Correction: A previous version of this commentary misidentified what the acronym FFG(X) stands for.
The U.S. Navy is, by its own admission, in trouble. Over the last several decades, its shipbuilding account has been underfunded and the Navy has too often mismanaged the money it did have.
The Navy has focused too much on high-end ships and has neglected the importance of less expensive, smaller vessels that can perform important combat missions on their own for sustained periods on the high seas, even in contested environments. No one has more respect for the carrier task force than I do, but the Navy needs additional numbers, presence and distributed strike force, and it needs all that as quickly as possible.
To its credit, the Navy is moving fast to rectify this problem by fast-tracking the new FFG(X) program.
Frigates are smaller than their more technically advanced counterparts, cruisers and destroyers. The frigate has historically been used for escort duties, low-end “show the flag” naval-presence missions, and limited offensive operations. The Oliver Hazard Perry-class frigates were a big part of the Reagan naval buildup, but the last one of those was retired in 2015.
Today the Navy doesn’t have any frigates, aside from the original 220-year-old sailing frigate, the Constitution — and that isn’t going on the high seas anytime soon.
What the Navy does have are littoral combat ships, which, as their name suggests, were designed for missions near shore. LCS can operate in blue water in combination with other ships, but not independently, and it can’t perform anti-submarine or anti-surface missions persistently or with credibility.
Hence the new frigate program. If it succeeds, and succeeds quickly, there’s a chance for significant progress toward President Donald Trump’s 355-ship Navy within the next few years. If it fails, or if it is delayed by long arguments over design or shifting requirements, it will be decades before the Navy has the vessels it needs. So the Navy is fast-tracking the program, chiefly by competing the new ship among contractors who will use existing, or “mature,” designs in order to shorten the development process.
That’s the reason for my concern about a new paper on the frigate by Ron O’Rourke of the Congressional Research Service. O’Rourke is a seasoned hand, and some of what he suggests in the paper is certainly worthwhile. I like the idea of building a bigger “growth margin” into the new frigate, which means pushing the shipbuilders to adjust their existing designs to allow for upgrading the frigate over time with new capabilities.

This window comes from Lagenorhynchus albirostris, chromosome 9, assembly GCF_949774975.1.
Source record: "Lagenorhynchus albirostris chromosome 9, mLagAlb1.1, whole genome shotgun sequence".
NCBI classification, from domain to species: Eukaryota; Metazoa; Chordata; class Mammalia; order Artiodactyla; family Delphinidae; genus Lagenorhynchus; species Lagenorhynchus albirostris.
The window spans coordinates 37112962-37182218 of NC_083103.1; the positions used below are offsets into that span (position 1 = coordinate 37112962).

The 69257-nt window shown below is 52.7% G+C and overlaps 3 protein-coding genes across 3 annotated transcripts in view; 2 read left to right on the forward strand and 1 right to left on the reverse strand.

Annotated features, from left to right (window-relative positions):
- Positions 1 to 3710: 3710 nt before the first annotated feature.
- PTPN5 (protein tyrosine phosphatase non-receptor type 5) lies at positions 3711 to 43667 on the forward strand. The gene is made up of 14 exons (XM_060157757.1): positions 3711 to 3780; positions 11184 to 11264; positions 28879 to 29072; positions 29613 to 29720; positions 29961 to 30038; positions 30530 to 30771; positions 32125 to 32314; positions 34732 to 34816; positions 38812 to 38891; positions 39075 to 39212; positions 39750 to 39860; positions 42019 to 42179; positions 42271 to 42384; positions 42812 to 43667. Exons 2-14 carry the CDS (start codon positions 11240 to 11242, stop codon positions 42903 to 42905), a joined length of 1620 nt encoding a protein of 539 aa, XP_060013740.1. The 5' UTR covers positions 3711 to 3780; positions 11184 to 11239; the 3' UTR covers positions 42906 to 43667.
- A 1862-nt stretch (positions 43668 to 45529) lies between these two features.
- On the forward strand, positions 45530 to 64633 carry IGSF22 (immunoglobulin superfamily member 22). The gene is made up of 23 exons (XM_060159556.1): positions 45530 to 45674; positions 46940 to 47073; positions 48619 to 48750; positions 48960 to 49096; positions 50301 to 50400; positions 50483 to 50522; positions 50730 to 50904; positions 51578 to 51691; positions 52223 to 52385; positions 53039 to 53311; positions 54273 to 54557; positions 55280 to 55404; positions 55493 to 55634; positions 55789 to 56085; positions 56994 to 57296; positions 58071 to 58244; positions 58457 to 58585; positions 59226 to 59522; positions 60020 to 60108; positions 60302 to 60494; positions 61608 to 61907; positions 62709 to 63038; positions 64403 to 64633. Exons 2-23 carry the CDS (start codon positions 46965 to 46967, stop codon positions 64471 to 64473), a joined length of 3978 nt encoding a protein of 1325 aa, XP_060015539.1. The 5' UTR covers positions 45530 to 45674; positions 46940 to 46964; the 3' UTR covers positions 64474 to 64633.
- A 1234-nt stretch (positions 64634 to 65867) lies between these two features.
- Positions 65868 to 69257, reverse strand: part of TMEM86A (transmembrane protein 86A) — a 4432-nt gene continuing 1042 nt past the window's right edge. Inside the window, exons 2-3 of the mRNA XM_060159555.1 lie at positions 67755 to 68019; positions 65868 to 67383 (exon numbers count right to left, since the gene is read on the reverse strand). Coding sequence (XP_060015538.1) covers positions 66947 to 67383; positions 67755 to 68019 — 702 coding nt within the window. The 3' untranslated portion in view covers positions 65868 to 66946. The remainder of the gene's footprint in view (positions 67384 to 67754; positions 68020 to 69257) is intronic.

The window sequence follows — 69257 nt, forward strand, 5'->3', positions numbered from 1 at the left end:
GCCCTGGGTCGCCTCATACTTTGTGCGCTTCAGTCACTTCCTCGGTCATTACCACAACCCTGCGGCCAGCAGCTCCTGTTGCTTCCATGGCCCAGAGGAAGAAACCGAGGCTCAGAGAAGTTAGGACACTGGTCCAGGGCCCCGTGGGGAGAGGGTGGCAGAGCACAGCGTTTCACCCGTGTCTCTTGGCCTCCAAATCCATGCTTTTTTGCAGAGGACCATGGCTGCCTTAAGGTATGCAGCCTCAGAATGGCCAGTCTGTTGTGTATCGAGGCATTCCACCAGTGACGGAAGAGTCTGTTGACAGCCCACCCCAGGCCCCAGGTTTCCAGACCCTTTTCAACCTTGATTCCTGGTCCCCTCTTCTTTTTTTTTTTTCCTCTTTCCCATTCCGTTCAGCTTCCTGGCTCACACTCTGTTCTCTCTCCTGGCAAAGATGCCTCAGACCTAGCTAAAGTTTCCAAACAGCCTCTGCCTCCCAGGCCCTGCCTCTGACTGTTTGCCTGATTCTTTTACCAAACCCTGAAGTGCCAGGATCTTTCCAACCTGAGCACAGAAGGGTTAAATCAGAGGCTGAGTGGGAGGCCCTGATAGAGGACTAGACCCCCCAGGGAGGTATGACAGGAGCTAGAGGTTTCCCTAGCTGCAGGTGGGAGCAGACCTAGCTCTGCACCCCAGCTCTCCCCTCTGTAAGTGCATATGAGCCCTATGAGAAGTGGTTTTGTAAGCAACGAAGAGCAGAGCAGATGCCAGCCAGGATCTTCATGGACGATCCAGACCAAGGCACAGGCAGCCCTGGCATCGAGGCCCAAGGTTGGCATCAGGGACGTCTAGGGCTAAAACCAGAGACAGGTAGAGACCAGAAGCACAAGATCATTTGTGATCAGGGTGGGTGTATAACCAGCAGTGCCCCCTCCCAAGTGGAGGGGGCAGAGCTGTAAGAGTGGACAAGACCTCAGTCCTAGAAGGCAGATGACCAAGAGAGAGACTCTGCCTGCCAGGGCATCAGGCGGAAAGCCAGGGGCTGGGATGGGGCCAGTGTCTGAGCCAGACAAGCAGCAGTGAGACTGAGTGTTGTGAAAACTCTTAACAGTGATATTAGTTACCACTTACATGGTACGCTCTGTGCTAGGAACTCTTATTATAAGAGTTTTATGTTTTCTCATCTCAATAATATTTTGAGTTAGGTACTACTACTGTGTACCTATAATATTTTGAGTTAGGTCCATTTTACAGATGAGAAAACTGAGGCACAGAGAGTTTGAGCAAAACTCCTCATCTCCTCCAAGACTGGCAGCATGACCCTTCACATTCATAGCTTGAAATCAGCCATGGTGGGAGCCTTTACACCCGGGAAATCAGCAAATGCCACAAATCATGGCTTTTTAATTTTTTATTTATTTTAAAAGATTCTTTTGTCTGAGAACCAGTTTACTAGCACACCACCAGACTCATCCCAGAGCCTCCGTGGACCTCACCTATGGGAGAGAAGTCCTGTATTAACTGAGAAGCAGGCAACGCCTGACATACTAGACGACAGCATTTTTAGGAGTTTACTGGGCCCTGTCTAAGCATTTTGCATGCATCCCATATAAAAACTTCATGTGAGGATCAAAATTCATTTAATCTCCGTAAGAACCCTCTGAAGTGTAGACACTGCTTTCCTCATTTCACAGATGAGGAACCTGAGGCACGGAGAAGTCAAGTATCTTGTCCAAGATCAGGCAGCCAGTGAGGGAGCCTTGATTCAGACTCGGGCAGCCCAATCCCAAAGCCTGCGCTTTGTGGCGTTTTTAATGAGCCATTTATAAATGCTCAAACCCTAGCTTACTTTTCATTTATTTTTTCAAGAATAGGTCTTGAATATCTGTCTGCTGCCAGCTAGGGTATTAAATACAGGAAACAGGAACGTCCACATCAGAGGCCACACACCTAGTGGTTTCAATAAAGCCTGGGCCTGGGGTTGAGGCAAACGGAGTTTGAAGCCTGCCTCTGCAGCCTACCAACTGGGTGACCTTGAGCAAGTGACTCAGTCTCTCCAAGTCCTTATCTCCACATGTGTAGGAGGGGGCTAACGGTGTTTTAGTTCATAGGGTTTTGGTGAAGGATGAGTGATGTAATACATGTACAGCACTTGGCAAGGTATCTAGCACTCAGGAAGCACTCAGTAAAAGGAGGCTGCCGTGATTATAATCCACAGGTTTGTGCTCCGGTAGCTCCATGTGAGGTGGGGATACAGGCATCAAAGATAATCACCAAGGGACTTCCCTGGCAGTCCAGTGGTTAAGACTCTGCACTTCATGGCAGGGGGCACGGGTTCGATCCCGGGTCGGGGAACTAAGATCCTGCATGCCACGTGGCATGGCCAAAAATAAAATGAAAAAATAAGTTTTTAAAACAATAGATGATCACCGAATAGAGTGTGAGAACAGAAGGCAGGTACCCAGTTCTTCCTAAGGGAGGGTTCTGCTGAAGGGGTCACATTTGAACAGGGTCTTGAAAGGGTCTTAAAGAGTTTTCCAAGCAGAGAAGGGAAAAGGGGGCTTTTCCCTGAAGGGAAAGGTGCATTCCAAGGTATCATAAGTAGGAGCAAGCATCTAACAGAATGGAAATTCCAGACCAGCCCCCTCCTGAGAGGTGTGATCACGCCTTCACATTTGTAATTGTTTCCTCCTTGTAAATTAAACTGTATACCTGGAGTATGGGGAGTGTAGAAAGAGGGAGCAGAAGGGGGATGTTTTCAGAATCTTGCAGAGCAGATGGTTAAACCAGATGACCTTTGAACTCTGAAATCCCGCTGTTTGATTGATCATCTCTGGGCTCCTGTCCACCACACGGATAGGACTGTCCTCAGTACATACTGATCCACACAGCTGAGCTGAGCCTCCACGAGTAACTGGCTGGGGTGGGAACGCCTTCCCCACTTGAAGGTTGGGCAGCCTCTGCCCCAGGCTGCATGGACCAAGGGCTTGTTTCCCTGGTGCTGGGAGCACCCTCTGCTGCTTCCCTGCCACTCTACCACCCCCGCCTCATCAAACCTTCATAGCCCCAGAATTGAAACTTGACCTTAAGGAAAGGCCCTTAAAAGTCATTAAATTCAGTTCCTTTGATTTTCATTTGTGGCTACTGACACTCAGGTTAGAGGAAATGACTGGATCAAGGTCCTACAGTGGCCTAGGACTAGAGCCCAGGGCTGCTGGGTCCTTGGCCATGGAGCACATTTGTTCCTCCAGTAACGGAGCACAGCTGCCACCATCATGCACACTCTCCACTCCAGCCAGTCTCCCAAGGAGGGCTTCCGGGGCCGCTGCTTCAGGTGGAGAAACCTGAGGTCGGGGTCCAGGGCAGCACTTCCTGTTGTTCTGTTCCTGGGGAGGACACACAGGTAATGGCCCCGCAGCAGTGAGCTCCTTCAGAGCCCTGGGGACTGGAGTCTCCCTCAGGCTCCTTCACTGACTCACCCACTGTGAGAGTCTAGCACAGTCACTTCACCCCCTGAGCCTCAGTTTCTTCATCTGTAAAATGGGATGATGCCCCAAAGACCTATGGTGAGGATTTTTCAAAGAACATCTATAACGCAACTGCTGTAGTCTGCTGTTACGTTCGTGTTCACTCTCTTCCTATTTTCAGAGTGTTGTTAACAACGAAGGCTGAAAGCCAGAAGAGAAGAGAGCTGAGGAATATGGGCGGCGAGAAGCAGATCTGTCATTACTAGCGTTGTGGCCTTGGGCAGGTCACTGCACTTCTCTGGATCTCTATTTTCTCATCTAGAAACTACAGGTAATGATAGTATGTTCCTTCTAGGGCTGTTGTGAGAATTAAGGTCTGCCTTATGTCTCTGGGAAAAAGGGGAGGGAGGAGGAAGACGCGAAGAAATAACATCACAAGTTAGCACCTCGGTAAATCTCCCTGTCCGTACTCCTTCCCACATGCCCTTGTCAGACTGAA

But the paper also urges Congress to consider directing the Navy to use a clean-sheet design for the frigate, which would mean stopping the program while the Navy designs the ship from the ground up. That’s not necessary or desirable. It will delay production by years and probably add greatly to the estimated cost, which at $850 million per vessel is already more than I had hoped.
Moreover, I doubt that if the Navy is permitted to do its own design, it will be able to resist the temptation to add capabilities that characterize major surface combatants. The Navy likes high-end vessels, but that’s not the purpose of this program. We need a frigate, not a destroyer or cruiser masquerading as one.
Mr. O’Rourke also argues that the Navy has not fully considered the missions to be assigned to the new frigates. Yet, the Navy has been dealing with the mission shortfalls associated with LCS and its dwindling supply of older frigates for the past decade. The Navy knows what it needs precisely because it cannot execute the missions that it would otherwise assign to a frigate.
To be sure, there are issues with the current program. The Navy is only planning to build 20 of the new frigates. The number should be double that if the United States is serious about winning its great power competition with China and Russia. China alone is commissioning two new vessels every month, while typically our Navy acquires about 10 ships each year. Naval competition is in large part a numbers game, and we’re not going to close much of the gap without a lot more smaller ships.
Moreover, increasing the total FFG(X) buy would tend to lower the costs per vessel and make it possible to get more shipyards involved in the program. That would strengthen the nation’s defense-industrial base and encourage more downstream parts suppliers.
None of that, however, is a reason to delay the frigate while the Navy meditates on its requirements or argues with itself about a whole new design. We need hulls in the water, and that won’t happen if we make the best the enemy of the good.
In other words, damn the torpedoes, and full speed ahead with the competition for FFG(X).
Jim Talent is a former U.S. senator and representative from Missouri. He served 12 years on the Armed Services committees while in Congress.